IT IS NO secret that Gareth Bale and Luis Suarez are desperate to leave Tottenham and Liverpool respectively.
Suarez has spoken of being open to leaving Liverpool, while Bale has done nothing to dampen speculation linking him with Real Madrid, and is understood to be “distraught” at Tottenham’s ostensible determination to keep hold of him.
It’s often said that clubs are better off selling players who are unhappy, rather than stubbornly keeping hold of them against their will. However, would it be wise for Tottenham and Liverpool to sell the two individuals who are, by far and away, their best players?
Many commentators and fans have suggested the clubs might as well sell these players, with the argument being that were they to get injured or suffer a sudden loss of form, the likes of Real Madrid may not be at all interested in them next year, or at the very least, be only willing to buy them for a substantially reduced price. Consequently, the worst-case scenario is that, in a year’s time, they are stuck with an underperforming player on excessive wages whose valuation has dwindled immeasurably.
Spurs and Liverpool, while losing one star, could use the significant income from these sales to invest in two or three world-class players. Yet, on the other hand, the transfer business is rarely so simple.
The influence of Bale and Suarez on their sides cannot be underestimated, and losing them could potentially be cataclysmic. Most would agree that both players, while not quite having attained levels of Messi and Ronaldo-esque excellence as of yet, would at least be among the ten greatest players in the world right now.
In recent seasons, Bale has consistently been the best player in the league in his position (on the wing and more recently, behind the striker), winning the PFA Player of the Year award twice in the process. While the Welshman has constantly troubled defences and displayed an ability to stamp his influence on games for many years, until recently, the one element missing from his game had been the ability to score goals on a regular basis. Nevertheless, he alleviated that imperfection last year, scoring 21 times (when previously, he had failed to register double figures in a single season) largely thanks to the free role and license to play more centrally, which he was granted.
Suarez, meanwhile, has also demonstrated a clear development over the past 12 months. Having hit just 11 goals the previous season, he managed 23 last year, and would surely have had more had he not been suspended for the final few games for infamously biting an opponent.
By taking these two players away from their sides, they are not just losing their goals however. Losing such integral team members is also bound to have a major psychological impact on a side. Barcelona’s inability to perform without Lionel Messi in the Champions League last year was one particularly stark example of the extent of the influence that these types of players invariably possess.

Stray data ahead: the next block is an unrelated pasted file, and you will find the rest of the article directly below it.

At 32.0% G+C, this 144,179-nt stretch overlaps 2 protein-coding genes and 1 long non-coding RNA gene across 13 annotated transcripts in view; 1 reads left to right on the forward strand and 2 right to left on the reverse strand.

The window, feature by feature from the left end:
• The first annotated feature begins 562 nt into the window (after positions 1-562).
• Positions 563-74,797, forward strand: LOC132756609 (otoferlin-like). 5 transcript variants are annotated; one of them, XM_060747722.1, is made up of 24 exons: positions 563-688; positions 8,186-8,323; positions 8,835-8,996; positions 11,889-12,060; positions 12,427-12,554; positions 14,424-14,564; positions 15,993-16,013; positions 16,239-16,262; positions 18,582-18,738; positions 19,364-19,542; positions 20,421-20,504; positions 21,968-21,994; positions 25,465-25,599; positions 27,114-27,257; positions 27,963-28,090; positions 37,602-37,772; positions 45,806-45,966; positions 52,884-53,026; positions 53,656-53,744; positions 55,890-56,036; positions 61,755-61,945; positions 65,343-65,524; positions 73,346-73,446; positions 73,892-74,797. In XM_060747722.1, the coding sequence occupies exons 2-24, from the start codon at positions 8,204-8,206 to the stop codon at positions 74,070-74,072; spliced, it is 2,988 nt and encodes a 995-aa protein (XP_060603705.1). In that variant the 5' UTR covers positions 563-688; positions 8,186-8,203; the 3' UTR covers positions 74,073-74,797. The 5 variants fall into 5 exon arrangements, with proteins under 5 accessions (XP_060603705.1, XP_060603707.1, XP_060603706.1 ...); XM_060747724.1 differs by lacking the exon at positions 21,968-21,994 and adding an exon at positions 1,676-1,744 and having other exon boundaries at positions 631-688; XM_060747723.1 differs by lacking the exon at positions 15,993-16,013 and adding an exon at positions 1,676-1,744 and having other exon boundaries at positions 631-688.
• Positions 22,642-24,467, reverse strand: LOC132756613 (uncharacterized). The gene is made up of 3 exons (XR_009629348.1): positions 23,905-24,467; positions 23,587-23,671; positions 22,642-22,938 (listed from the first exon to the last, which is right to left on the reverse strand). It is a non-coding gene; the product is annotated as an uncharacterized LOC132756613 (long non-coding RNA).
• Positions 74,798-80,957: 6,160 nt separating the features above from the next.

But notwithstanding the potentially devastating effects on the side created by these individuals’ prospective departures, it is also conceivable that accommodating players whose morale is bound to be low would have a strongly negative impact on their teams. Hence, either decision is, in some way, a calculated risk.
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Yet Bale and Suarez are both intensely professional, therefore it seems more likely that they will soldier on irrespective of what happens, rather than go on strike in protest at how they are being treated, as some players in similar positions to theirs have done in the past.
Moreover, there have been several examples of clubs prospering by not selling their best players, in spite of lucrative offers being continually put on the table. For instance, at the start of the 2004-2005 season, Chelsea failed in their attempts to buy Steven Gerrard, despite a £20million offer. The Anfield club would go on to win the Champions League that year – a feat they simply would not have achieved without the England international’s considerable influence. Similarly, though they eventually sold Cesc Fabregas, Arsenal managed to hold onto the Spaniard for a season or two longer than expected, with the midfielder playing a pivotal role in helping the club to qualify for the Champions League in the process.
There have been also been countless examples of clubs’ form dropping significantly after selling their star players – United failed to win the league the season following the departure of Cristiano Ronaldo, Blackburn were never the same after they sold Alan Shearer and Liverpool went from a second place finish in the 2008-2009 season to coming seventh the following year after they had parted with Xabi Alonso. Of course, they had money to replace these players, but there is the inevitable risk that it will be spent on an Alberto Aquilani or Martin Dahlin-style flop.
Another problem facing Liverpool and Tottenham is that they are unlikely to find adequate replacements should they sell Suarez and Bale. While they may garner millions as a result of the fees agreed, they are unlikely to offer the exorbitant wages that most of the world’s top players demand.
And the fact that neither are able to offer Champions League football lessens their chances even further of filling the voids that their venerated attackers would leave. They simply shop in different markets to sides of the calibre of PSG and Barca, and don’t even hold the allure that some of their Premier League rivals possess. Consequently, unless their scouts can unearth some under-the-radar quality or somehow manage to persuade a top star to join their ranks, selling Suarez and Bale will represent a considerable step backwards for these clubs. Though they would benefit financially in the short-term from any such sale, their long-term health would be an altogether different story.